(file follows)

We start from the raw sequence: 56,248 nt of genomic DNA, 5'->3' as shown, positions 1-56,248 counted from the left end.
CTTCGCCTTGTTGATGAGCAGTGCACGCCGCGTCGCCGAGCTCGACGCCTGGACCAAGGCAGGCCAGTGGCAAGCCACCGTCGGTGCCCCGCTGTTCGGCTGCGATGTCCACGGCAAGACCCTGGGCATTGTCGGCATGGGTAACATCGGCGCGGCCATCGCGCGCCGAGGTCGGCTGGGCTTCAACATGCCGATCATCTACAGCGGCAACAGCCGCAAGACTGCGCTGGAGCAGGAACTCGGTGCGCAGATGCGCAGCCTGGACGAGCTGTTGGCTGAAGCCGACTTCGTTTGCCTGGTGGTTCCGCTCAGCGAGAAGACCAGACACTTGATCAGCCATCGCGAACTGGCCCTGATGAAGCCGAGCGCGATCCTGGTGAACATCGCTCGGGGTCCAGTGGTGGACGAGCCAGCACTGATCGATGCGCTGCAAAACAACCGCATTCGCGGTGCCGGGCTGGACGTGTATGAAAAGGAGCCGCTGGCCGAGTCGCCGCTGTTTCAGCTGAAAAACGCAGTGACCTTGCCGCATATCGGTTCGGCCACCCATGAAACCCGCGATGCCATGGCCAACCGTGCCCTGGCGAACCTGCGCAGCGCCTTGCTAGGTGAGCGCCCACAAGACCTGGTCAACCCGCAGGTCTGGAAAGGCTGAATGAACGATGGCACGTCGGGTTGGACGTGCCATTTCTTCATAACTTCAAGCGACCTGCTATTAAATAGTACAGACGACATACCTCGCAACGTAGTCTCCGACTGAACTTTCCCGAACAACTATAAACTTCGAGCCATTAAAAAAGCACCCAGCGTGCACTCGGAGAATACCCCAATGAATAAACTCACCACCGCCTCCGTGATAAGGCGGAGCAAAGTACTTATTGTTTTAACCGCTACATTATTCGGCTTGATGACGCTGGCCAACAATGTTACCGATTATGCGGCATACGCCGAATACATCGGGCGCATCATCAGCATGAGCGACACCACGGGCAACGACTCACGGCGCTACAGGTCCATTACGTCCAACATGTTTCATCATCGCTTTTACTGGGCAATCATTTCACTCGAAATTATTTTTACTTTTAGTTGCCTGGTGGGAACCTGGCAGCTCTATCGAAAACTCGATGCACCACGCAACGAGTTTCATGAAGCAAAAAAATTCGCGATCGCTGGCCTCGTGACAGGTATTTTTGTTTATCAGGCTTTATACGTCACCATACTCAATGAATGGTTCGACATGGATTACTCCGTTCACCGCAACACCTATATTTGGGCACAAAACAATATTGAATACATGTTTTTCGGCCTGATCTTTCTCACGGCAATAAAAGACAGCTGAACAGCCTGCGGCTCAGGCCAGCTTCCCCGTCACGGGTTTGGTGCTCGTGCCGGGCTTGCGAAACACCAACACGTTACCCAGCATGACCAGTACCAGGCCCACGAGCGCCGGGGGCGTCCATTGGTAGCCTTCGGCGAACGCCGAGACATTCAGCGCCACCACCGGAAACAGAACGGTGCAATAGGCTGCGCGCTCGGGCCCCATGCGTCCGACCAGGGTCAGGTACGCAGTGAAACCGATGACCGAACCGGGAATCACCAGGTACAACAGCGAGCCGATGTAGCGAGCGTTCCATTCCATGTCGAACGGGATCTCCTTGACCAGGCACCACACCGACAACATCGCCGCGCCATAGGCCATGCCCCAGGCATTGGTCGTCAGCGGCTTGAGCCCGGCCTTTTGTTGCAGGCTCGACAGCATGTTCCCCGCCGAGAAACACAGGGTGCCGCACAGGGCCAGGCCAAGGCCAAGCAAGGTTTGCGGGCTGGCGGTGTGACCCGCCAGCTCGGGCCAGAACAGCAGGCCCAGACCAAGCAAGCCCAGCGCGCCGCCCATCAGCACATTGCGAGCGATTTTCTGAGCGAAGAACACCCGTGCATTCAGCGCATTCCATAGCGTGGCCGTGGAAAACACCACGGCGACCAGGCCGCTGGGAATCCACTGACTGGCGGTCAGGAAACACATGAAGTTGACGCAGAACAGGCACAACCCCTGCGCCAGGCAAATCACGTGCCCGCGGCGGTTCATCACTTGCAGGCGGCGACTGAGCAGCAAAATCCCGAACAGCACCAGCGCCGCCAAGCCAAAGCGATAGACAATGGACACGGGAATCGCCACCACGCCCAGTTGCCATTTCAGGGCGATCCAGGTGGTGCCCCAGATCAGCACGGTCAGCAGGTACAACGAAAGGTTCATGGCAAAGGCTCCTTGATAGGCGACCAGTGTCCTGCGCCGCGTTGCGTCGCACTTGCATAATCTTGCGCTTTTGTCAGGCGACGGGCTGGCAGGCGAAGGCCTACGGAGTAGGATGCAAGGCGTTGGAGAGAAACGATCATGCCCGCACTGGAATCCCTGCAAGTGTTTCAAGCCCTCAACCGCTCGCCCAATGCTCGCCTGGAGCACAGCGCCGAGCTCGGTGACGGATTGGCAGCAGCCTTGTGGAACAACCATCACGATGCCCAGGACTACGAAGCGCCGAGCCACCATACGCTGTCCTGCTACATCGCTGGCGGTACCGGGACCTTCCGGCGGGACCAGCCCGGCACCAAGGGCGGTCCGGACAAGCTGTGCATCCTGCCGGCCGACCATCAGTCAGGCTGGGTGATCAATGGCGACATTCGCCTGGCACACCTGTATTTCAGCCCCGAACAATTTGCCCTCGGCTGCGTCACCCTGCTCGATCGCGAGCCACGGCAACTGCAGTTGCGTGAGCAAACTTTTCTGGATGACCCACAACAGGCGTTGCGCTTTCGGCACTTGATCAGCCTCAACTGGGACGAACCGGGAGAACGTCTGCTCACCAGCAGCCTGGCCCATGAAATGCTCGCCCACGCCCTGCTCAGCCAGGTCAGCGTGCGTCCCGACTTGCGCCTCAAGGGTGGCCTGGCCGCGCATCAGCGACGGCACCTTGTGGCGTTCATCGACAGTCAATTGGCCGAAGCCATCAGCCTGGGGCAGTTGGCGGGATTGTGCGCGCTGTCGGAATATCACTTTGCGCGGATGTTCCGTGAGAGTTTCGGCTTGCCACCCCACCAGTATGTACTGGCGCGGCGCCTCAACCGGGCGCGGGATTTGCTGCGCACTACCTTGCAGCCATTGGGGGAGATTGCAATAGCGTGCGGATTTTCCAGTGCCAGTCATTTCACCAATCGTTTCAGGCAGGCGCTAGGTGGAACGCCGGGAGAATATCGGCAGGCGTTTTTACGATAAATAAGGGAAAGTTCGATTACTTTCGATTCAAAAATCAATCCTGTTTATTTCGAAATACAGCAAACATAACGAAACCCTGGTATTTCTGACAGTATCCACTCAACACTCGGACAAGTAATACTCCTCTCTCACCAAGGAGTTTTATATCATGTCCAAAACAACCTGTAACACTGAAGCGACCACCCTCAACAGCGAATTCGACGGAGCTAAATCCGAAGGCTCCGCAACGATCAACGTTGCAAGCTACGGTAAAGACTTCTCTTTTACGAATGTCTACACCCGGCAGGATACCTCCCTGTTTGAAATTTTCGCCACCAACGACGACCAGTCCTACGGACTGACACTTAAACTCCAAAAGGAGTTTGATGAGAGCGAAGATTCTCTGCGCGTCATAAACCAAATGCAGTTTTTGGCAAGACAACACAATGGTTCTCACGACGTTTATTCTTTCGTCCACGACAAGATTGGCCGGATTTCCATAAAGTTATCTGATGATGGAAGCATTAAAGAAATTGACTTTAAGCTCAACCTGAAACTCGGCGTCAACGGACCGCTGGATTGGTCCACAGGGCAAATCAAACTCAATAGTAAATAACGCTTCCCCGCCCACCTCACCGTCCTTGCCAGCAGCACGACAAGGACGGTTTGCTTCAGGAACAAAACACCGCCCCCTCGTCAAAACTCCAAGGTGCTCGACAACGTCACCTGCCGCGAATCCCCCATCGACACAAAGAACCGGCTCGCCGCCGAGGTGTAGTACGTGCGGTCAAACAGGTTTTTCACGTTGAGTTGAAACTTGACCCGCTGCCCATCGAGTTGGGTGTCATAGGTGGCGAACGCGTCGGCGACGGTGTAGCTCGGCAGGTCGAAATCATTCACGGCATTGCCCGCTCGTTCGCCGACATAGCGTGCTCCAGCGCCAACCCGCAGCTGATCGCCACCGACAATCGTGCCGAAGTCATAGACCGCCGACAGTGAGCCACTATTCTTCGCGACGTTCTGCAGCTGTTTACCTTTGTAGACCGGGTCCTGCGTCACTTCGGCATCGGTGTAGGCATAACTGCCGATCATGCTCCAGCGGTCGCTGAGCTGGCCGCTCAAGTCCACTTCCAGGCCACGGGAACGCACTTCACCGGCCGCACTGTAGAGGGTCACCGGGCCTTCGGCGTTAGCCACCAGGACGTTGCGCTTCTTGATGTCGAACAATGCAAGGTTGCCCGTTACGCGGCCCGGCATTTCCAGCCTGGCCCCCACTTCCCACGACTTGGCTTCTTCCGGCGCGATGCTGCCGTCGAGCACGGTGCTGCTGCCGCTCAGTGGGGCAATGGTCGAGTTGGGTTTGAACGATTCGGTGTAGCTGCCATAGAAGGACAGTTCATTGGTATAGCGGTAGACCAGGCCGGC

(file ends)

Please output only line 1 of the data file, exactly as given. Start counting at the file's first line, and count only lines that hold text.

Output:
We start from the raw sequence: 56,248 nt of genomic DNA, 5'->3' as shown, positions 1-56,248 counted from the left end.